Tethered to the rather sobering notion that the youngest baby boomers are turning 50 this year, CNN’s “The Sixties” provides a nostalgic if not particularly insightful look at that tumultuous decade, one that inevitably features considerable overlap as it crisscrosses from topic to topic. Produced by Tom Hanks and properly littered with both experts and participants in its history, the 10-part production is a classy trip, but as constructed (with occasional exceptions), not quite the magical history tour it might have been.
So much went on during this formative period that it’s difficult to choose where to begin. Moreover, an hour devoted to Vietnam can’t help but bleed into others subtitled “The British Invasion” and “Sex, Drugs, and Rock ’N’ Roll.”
Perhaps appropriately, “The Sixties” opens with “Television Comes of Age,” charting the advancement of the medium’s influence, starting with the Kennedy-Nixon debates, and proceeding through JFK’s assassination (“the moment television journalism comes of age,” says Dan Rather), as well as groundbreaking programs like “Star Trek,” “The Smothers Bros. Comedy Hour” and “Laugh-In.”
Throughout, there are fascinating clips, quotes and tidbits, like a young Ralph Nader saying TV is “the medium that’s either going to save America or send it down in demise,” or a young Mick Jagger being asked — two years into his stardom — how long he thinks he and the Rolling Stones can continue to perform. During the segment devoted to Vietnam, there’s also chilling audio of President Johnson confiding to aides regarding the war, “I don’t think it’s worth fighting, and I don’t think we can get out.”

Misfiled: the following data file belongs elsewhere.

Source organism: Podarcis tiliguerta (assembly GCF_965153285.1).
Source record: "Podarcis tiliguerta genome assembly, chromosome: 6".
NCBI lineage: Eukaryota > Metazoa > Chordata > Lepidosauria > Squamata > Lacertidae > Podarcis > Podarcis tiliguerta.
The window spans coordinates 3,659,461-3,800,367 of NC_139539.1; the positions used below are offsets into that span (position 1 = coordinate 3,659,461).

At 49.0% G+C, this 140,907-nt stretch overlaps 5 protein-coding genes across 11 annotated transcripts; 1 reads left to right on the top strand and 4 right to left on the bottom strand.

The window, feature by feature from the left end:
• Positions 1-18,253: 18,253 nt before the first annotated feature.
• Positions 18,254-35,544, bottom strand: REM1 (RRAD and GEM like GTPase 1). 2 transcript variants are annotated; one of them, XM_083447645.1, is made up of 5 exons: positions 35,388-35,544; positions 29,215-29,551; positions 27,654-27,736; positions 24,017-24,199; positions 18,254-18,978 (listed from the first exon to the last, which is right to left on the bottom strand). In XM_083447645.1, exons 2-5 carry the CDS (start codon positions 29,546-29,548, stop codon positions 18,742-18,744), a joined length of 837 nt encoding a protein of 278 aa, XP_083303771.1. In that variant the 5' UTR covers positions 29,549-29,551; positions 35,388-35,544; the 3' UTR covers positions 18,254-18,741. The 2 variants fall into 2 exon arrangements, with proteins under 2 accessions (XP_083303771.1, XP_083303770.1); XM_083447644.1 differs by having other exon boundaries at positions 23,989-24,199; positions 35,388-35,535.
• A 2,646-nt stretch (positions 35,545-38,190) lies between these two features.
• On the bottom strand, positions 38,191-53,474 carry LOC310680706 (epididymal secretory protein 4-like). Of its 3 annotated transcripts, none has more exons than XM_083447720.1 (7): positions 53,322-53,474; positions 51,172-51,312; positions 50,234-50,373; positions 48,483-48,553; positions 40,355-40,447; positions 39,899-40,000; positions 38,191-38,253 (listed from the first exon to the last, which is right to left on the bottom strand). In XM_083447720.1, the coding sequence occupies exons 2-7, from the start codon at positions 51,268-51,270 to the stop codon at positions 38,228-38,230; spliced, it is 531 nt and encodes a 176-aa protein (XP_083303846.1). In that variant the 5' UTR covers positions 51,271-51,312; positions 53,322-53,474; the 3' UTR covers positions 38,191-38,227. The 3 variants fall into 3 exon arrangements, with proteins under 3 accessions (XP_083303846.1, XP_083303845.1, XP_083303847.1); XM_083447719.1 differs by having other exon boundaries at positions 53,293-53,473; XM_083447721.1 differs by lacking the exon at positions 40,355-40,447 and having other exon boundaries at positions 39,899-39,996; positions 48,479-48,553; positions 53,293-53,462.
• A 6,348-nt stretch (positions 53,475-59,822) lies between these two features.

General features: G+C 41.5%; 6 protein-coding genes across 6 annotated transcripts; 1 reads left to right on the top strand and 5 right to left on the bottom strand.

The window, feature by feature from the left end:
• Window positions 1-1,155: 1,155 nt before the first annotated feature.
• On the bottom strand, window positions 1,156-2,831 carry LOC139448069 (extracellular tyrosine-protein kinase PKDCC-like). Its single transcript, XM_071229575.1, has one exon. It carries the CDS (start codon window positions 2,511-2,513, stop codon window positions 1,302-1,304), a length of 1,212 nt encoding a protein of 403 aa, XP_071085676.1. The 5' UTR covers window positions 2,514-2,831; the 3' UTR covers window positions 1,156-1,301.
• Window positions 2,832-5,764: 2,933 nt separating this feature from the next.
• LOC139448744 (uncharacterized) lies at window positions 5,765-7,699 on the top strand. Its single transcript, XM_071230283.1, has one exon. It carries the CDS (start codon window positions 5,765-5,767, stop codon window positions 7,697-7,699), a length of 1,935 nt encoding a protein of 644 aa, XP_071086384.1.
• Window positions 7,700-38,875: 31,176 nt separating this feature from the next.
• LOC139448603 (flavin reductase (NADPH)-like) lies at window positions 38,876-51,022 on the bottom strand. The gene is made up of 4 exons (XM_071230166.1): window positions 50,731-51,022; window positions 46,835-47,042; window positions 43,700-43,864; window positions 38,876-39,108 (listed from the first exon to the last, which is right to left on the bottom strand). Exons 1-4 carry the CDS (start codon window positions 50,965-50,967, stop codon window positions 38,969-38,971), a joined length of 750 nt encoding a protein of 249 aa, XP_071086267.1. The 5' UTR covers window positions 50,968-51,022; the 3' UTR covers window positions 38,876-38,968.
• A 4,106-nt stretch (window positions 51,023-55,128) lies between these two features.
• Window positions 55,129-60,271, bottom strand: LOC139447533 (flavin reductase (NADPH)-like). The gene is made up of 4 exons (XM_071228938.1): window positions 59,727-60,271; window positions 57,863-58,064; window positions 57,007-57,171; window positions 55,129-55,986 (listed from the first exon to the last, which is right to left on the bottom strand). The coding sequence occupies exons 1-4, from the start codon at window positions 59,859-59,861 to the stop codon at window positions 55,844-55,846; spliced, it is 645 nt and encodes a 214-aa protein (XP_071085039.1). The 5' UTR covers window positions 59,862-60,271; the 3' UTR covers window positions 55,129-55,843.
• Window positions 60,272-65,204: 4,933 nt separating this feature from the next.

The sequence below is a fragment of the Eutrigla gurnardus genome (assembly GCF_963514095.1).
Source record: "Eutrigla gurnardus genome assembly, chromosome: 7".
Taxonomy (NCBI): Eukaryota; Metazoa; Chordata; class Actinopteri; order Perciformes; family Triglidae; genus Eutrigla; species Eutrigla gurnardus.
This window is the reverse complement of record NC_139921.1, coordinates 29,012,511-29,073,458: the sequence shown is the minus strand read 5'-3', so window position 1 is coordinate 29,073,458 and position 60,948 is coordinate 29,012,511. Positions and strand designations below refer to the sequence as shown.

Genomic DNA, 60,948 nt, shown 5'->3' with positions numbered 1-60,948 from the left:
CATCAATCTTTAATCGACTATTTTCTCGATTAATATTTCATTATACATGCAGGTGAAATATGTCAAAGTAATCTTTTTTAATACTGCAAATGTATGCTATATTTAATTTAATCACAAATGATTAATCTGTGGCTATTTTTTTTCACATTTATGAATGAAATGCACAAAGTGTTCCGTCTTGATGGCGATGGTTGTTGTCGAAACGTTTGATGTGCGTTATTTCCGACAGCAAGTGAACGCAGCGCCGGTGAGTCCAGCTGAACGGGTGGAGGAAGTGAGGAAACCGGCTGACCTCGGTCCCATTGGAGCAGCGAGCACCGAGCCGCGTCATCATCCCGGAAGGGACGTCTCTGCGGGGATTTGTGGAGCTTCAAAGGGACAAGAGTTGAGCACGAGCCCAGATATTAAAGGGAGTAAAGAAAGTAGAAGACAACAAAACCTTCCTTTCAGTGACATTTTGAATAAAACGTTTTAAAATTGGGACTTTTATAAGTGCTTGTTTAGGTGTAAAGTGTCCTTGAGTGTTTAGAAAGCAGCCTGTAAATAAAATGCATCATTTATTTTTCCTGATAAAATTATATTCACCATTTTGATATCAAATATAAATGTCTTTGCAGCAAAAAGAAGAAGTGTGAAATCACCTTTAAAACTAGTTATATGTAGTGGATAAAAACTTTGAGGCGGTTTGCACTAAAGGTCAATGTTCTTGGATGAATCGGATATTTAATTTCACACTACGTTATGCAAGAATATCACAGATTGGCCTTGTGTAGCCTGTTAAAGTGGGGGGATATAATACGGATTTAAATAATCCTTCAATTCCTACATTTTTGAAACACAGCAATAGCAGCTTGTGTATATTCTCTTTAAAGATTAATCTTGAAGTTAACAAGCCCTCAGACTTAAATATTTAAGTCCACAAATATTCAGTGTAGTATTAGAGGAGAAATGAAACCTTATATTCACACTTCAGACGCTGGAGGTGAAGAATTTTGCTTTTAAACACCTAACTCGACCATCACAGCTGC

Among the handful of segments previewed, the best is clearly a two-hour installment (the other extended chapter addresses the Civil Rights movement) that chronicles the Kennedy assassination and its aftermath, including the skepticism that followed the Warren Commission Report and attempts in its wake to prove a conspiracy.
For all that, what’s largely missing from “The Sixties,” despite its meticulous detail in capturing these memorable events, is how much they resonate to this day, and the oversized influence that decade continues to wield over modern-day culture. Indeed, “Mad Men” has drawn much of its relevance from the desire to keep re-litigating the ’60s politically, and addressing at least some of that within the documentary would only have made it richer and more contextual.
Instead, “The Sixties” primarily plays like an opportunity for those who actually experienced the changeover from black-and-white TV to living color to re-experience that glow, without necessarily bridging the gap for a younger generation weaned on having access to all that entertainment and more in its pocket.
At its best “The Sixties” is admirable, but to riff on an old promotional slogan, it isn’t all that it could be: Yes, it’s an exercise that might capture the magic of landing on the moon, but doesn’t take the extra step that would send viewers over it.